Crossing Rice Fields by Moonlight: Listening as a Tool for Advocacy

by Rebecca Kerner

Parents of Rachel L. Keung Maneuvering through rice fields by moonlight and crossing the border with patrol officers at his heels, my grandfather arrived in Hong Kong in the 1960s with nothing more than the clothes on his back. A physician and member of the intellectual class, my grandfather saw the Cultural Revolution emerging in China as a threat and understood the impending persecution of those that voiced opposition to the Communist Party. He hired a smuggler to help him cross the border from southern China into British-controlled Hong Kong territory. The journey was fraught with unexpected obstacles and dangers; swimming through murky waters and running on foot to evade border patrols, my grandfather soon found sanctuary in Hong Kong, a rapidly growing island city booming with activity.

The actions of my grandfather set into motion a series of events that led to my existence. Soon after he settled in Hong Kong, my mother received a temporary travel permit to visit her father. My mother never returned to China. Upon starting high school, she met a shy and lanky physics-obsessed teenager that helped her with her math homework. My mother and father were not dating then but it became clear that in addition to his love for physics, my father was in love with my mother.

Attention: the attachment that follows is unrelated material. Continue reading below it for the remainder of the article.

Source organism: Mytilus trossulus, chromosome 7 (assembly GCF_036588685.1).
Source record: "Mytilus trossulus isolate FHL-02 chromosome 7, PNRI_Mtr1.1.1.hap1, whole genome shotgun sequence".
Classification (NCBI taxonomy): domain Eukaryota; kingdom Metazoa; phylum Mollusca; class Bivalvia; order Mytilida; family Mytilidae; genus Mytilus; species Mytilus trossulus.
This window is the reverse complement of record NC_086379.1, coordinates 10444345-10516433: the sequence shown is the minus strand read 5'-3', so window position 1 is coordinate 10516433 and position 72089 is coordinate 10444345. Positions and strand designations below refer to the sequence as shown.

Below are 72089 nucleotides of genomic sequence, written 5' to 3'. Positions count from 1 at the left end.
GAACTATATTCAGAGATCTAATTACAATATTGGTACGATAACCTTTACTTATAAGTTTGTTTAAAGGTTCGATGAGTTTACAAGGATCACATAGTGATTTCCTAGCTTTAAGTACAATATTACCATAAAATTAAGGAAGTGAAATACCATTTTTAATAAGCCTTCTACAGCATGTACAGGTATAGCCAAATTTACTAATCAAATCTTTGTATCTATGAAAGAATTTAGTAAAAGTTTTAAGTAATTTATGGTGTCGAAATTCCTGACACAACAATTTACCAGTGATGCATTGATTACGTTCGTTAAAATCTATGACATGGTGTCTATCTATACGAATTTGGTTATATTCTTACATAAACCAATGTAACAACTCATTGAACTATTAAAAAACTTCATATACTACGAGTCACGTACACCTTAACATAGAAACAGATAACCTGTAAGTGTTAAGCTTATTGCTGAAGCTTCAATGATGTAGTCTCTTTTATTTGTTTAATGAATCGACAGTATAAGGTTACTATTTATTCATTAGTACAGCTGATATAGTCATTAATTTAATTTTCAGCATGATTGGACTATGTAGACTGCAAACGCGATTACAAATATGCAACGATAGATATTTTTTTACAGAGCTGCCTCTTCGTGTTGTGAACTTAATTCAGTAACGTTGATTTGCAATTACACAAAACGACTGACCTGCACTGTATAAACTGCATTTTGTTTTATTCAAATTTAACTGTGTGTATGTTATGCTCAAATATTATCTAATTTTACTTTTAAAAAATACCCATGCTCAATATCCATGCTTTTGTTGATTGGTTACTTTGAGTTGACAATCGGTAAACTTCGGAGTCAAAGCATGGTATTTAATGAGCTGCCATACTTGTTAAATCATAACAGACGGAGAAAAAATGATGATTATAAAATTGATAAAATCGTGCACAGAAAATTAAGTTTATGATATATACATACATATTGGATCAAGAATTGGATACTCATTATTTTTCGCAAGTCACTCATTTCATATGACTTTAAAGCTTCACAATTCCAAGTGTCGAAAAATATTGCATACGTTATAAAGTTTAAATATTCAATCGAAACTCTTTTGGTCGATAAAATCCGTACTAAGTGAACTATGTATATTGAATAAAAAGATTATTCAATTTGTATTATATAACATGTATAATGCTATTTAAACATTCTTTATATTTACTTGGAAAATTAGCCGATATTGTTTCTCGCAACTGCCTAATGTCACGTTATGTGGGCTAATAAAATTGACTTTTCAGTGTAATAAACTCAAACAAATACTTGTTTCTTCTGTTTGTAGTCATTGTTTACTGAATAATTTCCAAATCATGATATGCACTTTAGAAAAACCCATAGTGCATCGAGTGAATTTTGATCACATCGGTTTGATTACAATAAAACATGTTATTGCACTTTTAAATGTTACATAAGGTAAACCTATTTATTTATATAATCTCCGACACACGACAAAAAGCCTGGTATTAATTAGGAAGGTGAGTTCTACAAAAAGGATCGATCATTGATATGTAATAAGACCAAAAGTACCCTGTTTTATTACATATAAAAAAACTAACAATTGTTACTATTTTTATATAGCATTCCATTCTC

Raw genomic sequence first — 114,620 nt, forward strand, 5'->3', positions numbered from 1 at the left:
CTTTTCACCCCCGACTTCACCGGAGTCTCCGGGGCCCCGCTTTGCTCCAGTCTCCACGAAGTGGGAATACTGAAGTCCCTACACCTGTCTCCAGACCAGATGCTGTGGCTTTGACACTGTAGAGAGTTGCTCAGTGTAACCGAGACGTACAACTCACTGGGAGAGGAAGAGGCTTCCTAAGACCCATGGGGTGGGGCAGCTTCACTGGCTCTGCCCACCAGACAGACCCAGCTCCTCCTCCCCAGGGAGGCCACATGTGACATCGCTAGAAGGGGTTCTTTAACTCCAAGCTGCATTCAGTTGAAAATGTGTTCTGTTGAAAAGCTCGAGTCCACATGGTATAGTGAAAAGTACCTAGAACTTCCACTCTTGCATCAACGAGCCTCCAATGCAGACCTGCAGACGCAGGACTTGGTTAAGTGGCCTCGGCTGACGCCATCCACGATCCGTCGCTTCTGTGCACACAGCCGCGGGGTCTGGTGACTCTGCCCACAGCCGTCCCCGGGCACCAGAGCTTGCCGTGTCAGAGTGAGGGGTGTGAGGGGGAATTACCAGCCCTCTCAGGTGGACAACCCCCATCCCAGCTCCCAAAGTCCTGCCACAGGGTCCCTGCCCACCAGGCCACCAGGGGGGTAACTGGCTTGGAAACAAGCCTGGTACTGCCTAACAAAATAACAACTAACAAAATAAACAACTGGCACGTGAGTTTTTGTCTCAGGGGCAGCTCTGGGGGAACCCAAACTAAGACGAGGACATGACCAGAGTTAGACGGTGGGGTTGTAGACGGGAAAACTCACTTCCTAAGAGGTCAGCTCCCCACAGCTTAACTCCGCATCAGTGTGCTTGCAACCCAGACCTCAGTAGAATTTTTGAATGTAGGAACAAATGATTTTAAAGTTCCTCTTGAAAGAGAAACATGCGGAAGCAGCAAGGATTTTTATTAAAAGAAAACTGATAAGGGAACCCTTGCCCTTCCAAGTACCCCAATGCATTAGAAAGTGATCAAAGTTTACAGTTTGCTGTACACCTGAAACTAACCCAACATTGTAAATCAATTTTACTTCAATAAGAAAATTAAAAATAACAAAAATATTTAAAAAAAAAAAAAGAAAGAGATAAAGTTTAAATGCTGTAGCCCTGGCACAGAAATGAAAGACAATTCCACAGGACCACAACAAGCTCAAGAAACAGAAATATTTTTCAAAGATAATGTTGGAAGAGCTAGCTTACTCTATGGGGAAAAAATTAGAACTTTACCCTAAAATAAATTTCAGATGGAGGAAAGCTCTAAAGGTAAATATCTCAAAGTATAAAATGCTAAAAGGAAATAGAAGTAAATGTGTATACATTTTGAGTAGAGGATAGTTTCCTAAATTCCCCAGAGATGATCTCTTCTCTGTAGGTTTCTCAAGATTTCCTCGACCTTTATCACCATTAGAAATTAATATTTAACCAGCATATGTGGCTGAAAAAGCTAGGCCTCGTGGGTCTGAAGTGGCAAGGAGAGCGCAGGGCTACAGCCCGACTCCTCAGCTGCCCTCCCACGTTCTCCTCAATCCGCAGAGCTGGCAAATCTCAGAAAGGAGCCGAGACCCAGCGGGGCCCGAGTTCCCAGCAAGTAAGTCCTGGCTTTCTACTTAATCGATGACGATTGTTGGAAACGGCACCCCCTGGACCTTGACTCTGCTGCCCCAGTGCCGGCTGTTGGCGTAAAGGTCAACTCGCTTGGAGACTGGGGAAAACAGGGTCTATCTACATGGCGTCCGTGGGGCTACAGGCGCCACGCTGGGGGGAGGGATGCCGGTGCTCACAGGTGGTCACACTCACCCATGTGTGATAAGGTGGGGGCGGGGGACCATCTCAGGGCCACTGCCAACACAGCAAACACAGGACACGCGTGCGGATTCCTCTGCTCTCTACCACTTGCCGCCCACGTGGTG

My parents arrived separately in the United States under student visas. In pictures, my mother has her hair long and straight, almost waist length, and mugs a carefree smile to the camera surrounded by other female students from Hong Kong. My father wears bellbottoms and a powder blue frilly top, smirks through a mustache, and dons a mop of wavy permed hair and thick bottle cap glasses.

My father remained obsessed with physics and pursued a graduate degree at the University of Maryland. Upon hearing that my mother had recently started her studies at the University of Wisconsin, he made the love-struck decision to leave his degree program in Maryland and join the graduate program at the University of Wisconsin in Madison to be closer to my mother. When he tells this story, it is as if there was no choice in the matter. There are pictures of them lounging on a summer day, still wearing the bellbottoms and frilly tops, on the grounds of the university campus with sailboats lazily floating behind them on Lake Monona.

The transition to life in the United States was not without its difficulties. A clerical error by an employer left my parents without status and forced a temporary return to Hong Kong with my eldest sister, still an infant, in tow. Though they eventually returned and quickly acclimated to American life, learned English, and even cooked tuna casseroles with canned Campbell’s soup on busy weekday nights, my parents still felt the subtle pangs of being seen as foreign. I learned this lesson in elementary school when a classmate whispered, “go back to China” to me during third period art class as I was picking out blue construction paper. Though having never heard that phrase before, my six-year-old mind immediately understood the implication of his words; my value and belonging amongst my classmates was less because of where my parents came from and how I looked.